The Ministry for Family, Children’s Rights and Social Solidarity launched a public consultation on local adoptions, as such aspects of local legislation need to be reviewed, discussed and amended, with the possibility of increasing the number of local adoptions.
Minister Michael Falzon announced the launch of this public consultation on Friday morning, while arguing that the ministry is aware of the number of children who are currently in the alternative care system and who therefore are lacking the opportunity to live and thrive within a family environment. Bridging these needs by ameliorating local legislation is an exercise that cannot be delayed any further and that this ministry is committed to undergo in the coming weeks.
At this stage, the ministry is presenting a set of proposals which will be examined further in the coming weeks. Stakeholders and professionals are invited to send their feedback on current legislation and proposals of reform to the ministry, which feedback and proposals will be examined and taken into consideration when drafting the amendments to the law.
Minister for the Family, Children’s Rights and Social Solidarity Michael Falzon added that a substantial addition to the current law is the regulation to open adoption. Local legislation as it stands simply provides for the possibility of having open adoption, however it does not regulate these matters in further depth. The law needs to regulate such access and needs to provide safeguards in case this contact does not remain in the best interest of the adopted child. The law needs to provide recourse for all the stakeholders involved to enforce their rights.
Minister Falzon spoke about the milestones achieved in the Child Policy sector, and mentioned the first Child Policy in 2017, and the new Child Protection Act, which is currently addressing a number of challenges in the field. Minister Falzon also mentioned the overall government policies and initiatives which are helping families, mainly the rise in children’s allowance, free childcare, child bonus, and a number of other financial benefits.
Legal Consultant Daniela Azzopardi Bonanno spoke about the issue of the surname of the child once the child is adopted also needs to be examined in further detail, keeping in mind that the child has a right to their own identity and to be an agent in such an influential decision of their lives. Tied to this, this exercise will also delve into providing the adopted child with information on their birth family prior to them becoming of age, as long as the necessary safeguards are taken to ensure that this is in their best interest.
At this stage, the ministry is proposing that it would be possible for an adopted child to make a request to access such information, but the child will need to be accompanied by a professional to make sure that the child can process such information in a healthy manner, particularly in the case that such request would create tension with the adoptive parents.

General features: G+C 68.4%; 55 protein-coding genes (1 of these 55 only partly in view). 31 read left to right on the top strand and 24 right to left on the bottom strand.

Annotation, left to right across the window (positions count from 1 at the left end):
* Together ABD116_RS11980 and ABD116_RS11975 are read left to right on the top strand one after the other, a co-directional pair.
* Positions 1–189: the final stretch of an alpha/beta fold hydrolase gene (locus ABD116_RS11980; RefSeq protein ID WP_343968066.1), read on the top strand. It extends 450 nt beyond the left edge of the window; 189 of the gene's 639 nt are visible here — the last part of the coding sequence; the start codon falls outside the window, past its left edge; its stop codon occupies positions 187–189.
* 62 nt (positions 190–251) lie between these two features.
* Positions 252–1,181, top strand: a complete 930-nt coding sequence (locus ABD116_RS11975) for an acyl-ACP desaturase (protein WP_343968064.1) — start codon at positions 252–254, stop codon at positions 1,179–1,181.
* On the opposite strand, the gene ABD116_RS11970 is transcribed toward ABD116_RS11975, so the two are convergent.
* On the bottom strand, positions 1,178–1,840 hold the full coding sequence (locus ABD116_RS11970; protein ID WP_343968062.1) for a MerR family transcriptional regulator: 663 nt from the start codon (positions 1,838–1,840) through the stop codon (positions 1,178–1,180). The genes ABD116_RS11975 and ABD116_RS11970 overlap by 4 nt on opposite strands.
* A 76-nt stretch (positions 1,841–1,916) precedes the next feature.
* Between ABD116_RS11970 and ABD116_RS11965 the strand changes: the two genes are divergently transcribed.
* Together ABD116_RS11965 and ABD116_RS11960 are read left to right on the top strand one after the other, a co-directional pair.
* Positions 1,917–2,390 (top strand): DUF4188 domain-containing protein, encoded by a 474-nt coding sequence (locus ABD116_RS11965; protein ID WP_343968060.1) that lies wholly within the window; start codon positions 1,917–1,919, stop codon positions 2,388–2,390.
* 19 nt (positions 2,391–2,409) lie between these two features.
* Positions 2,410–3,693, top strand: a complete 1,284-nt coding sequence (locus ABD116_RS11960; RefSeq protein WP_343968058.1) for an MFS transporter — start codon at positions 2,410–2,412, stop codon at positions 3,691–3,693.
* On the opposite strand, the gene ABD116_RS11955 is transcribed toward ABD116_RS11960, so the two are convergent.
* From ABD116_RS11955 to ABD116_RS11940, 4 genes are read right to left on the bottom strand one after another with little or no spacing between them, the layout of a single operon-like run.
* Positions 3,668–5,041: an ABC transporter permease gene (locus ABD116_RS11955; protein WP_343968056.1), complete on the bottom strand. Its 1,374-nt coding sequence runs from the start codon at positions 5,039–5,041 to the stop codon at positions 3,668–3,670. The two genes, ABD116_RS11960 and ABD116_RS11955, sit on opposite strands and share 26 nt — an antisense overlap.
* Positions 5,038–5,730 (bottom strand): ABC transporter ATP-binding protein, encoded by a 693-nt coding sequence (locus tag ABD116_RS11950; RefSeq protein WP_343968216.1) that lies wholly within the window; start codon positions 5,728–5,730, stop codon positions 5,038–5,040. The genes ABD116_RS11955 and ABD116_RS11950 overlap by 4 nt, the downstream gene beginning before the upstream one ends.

The involvement of the authorities in post-adoption matters needs to be regulated, particularly in the drawing up of post-adoption reports and in regulating access with the birth family when there is open adoption. Specialised services should also be available to the adopted child for support in settling in their new reality and to adapt to their new identity. Moreover, such services would support the child to explore and process any identity issues which come up at a later stage in their lives.
Support services should also be available to support the natural parents in understanding the implications of adoption and in processing such a reality. These services should also be a referral point when biological parents would like to connect again with their adopted child at a later stage in their lives to help them prepare for such a connection or to help them process the decision that this is not possible.
Chief Executive Officer of the Foundation for Social Welfare Services Alfred Grixti welcomed the idea of children who are in alternative care joining other families, as this could help further their development early in their childhood. He also emphasised the need for more holistic work in the field between different stakeholders.
Matthew Vella, Chief Executive Officer of the Social Care Standards Authority, spoke about the authority’s various milestones in the field, including the setting up of Regulatory Standards, and the National Strategy and the use of Blockchain, aiming to help adoptees in their search of origin of their biological parents.
Dean of the Faculty for Social Wellbeing Andrew Azzopardi spoke about the faculty’s research into local adoptions, where it emerges that cultural, institutional, legislative and financial are the main challenges when it comes to local adoptions.
The ministry will be receiving feedback by email on firstname.lastname@example.org, while the consultation document can be found on family.gov.mt. The public consultation will remain active until 31st December 2020.